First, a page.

Another step is to build in workplace practices that foster openness and emotional self-awareness. For example, work in a new venture often involves a series of successes and failures that have emotional consequences for all involved (Shepherd, 2004). Making time for co-workers to set aside day-to-day responsibilities (e.g., through parties, games or rituals) and acknowledge the joy and sadness they feel in conjunction with these episodes can help create an environment in which it's easier for people to retain a sense of emotional self-awareness. Another useful practice is to seek coaching or mentoring from outside the venture. For example, Jerry Colonna, a venture capitalist who has lived and observed the emotional challenges of new venture management, now writes a blog, which you can link to here, designed to help entrepreneurs and those who work with them retain a sense of mindfulness in their work. A more general resource on these issues is Ashkanasy & Daus's (2002) Academy of Management Executive article, "Emotion in the workplace" (details below).
Finally, entrepreneurs can structure roles and tasks within the venture in ways that reinforce a sense of mutuality among employees, especially employees who have to work together closely. To this end, it makes sense to pay careful attention to the goals of individual employees. People performing closely interdependent tasks will generally encounter less conflict if they are focused on a shared goal, as opposed to conflicting goals. To some extent managers can shape people's goals through the design of incentives (e.g., through compensation plans). But they can also foster goal alignment by encouraging employees to talk about the variety of goals they hold (which may include learning, experience and responsibility as well as financial goals) and by structuring work processes in ways that align with the goals people bring to their work.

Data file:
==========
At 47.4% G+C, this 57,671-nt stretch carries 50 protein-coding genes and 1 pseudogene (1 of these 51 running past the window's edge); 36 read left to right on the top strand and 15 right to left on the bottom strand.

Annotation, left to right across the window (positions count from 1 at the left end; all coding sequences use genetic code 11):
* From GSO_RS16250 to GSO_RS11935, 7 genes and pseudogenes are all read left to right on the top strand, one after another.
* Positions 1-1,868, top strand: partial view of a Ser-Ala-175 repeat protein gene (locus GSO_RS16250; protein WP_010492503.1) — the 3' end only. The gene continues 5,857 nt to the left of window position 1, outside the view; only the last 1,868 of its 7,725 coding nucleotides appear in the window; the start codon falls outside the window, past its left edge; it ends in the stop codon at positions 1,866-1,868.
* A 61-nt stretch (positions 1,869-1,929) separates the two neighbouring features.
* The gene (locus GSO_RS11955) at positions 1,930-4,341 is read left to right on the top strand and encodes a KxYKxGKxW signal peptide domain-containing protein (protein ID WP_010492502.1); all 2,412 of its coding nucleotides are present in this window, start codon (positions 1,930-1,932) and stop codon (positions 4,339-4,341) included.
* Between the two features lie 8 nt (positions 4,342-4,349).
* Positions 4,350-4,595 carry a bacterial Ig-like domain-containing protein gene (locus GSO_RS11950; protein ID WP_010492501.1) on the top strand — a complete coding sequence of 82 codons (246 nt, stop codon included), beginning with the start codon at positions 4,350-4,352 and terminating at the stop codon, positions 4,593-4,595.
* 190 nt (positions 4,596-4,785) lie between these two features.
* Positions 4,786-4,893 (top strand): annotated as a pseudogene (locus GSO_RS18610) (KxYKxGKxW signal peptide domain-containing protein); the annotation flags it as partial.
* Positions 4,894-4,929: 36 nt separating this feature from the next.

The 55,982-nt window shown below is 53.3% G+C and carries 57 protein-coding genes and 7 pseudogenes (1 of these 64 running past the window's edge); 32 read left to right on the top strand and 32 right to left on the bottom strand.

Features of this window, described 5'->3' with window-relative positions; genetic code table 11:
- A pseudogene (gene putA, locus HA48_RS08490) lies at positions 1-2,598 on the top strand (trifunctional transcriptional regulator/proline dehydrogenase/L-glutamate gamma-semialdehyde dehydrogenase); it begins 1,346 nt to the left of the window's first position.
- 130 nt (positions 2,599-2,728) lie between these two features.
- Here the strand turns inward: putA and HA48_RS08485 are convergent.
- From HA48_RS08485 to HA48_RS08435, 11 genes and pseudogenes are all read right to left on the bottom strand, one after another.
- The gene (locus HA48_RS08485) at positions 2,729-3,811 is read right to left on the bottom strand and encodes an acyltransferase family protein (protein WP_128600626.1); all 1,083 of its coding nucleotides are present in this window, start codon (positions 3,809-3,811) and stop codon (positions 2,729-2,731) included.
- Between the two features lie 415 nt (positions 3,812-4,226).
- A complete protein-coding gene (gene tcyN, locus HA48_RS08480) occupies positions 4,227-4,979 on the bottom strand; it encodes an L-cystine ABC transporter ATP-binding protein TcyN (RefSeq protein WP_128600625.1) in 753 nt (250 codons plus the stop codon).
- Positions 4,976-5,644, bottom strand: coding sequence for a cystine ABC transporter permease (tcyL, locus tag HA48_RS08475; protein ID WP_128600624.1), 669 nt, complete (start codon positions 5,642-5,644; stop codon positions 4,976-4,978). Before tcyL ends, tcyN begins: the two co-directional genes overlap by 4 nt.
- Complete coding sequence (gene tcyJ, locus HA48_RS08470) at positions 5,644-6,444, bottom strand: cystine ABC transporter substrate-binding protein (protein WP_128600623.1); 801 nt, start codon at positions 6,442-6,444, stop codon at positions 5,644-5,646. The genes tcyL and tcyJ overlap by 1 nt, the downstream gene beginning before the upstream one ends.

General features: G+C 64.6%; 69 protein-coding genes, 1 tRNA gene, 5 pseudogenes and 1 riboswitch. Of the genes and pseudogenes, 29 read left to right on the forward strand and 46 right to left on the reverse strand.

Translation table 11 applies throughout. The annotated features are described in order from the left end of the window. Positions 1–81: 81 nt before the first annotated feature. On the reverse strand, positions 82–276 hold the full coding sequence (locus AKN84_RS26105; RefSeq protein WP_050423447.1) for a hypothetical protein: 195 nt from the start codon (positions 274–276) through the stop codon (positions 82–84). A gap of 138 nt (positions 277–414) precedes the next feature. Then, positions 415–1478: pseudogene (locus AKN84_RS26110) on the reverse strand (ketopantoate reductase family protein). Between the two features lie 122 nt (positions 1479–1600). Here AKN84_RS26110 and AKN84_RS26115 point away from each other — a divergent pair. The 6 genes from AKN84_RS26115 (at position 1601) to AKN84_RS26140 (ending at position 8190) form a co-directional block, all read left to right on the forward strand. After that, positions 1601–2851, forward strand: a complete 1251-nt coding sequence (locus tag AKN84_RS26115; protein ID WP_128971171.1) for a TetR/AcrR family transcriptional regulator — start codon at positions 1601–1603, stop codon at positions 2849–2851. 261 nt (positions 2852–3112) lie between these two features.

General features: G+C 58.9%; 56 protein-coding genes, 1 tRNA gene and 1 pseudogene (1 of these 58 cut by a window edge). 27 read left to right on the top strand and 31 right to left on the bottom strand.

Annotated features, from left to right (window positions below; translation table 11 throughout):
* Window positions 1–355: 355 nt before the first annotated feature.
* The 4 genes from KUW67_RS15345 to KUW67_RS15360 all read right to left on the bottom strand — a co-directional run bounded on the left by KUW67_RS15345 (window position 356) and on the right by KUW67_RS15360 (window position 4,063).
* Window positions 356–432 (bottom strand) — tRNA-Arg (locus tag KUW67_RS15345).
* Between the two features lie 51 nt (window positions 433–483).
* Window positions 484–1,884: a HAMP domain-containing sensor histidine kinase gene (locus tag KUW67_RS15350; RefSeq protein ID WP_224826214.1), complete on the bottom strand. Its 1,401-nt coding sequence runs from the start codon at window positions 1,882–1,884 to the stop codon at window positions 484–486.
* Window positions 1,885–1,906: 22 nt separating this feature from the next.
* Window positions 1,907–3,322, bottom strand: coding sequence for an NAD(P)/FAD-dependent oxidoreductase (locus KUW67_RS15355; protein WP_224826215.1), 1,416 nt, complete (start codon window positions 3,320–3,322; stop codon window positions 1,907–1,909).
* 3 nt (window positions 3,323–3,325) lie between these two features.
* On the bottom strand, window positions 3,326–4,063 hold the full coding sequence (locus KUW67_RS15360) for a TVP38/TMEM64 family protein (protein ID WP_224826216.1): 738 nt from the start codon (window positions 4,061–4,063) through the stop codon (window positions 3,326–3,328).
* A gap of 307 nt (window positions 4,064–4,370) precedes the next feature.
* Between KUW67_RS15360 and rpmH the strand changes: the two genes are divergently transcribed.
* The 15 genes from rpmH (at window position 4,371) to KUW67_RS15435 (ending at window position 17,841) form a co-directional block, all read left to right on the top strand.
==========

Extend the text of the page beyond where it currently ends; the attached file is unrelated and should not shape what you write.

Amason, A. & Sapienza, H. 1997. The effects of top management team size and interaction norms on cognitive and affective conflict. Journal of Management, 23: 495-516.
Ashkanasy, N. & Daus, C. 2002. Emotion in the work place: The new challenge for managers. Academy of Management Executive, 16: 76-86.
Barki, H. & Hartwick, J. 2004. Conceptualizing the construct of interpersonal conflict. International Journal of Conflict Management, 15, 216-244.
Brown, K., Ryan, R. & Creswell, J.D. 2007. Mindfulness: Theoretical foundations and evidence for its salutary effects. Psychological Inquiry, 18: 211-237.
DeDreu, C. & Weingart, L. 2003. Task versus relationship conflict, team performance and team member satisfaction: A meta-analysis. Journal of Applied Psychology, 88: 741- 749.
Eisenhardt, K., Kahwajy, J. & Bourgeois, L.J. 1997. Conflict and strategic choice: How top management teams disagree. California Management Review, 39: 42-62.
Ensley, M. & Hmieleski, K. 2005. A comparative study of new venture top management team composition, dynamics and performance between university-based and independent start-ups. Research Policy, 34: 1091-1105.
Forbes, D., Korsgaard, M.A. & Sapienza, H. 2010. Financing decisions as a source of conflict in venture boards. Journal of Business Venturing, 25: 579-592.
Jehn, K. & Bendersky, C. 2003. Intragroup conflict in organizations: A contingency perspective on the conflict-outcome relationship. In R. Kramer & B. Staw (Eds.), Research in Organizational Behavior, 25: pp. 189-244. Oxford, UK: Elsevier.
Shepherd, D. 2004. Educating entrepreneurship students about emotion and learning from failure. Journal of Business Venturing, 3: 274-287.
Wall, J. & Callister, R. 1995. Conflict and its management. Journal of Management, 21, 515-558.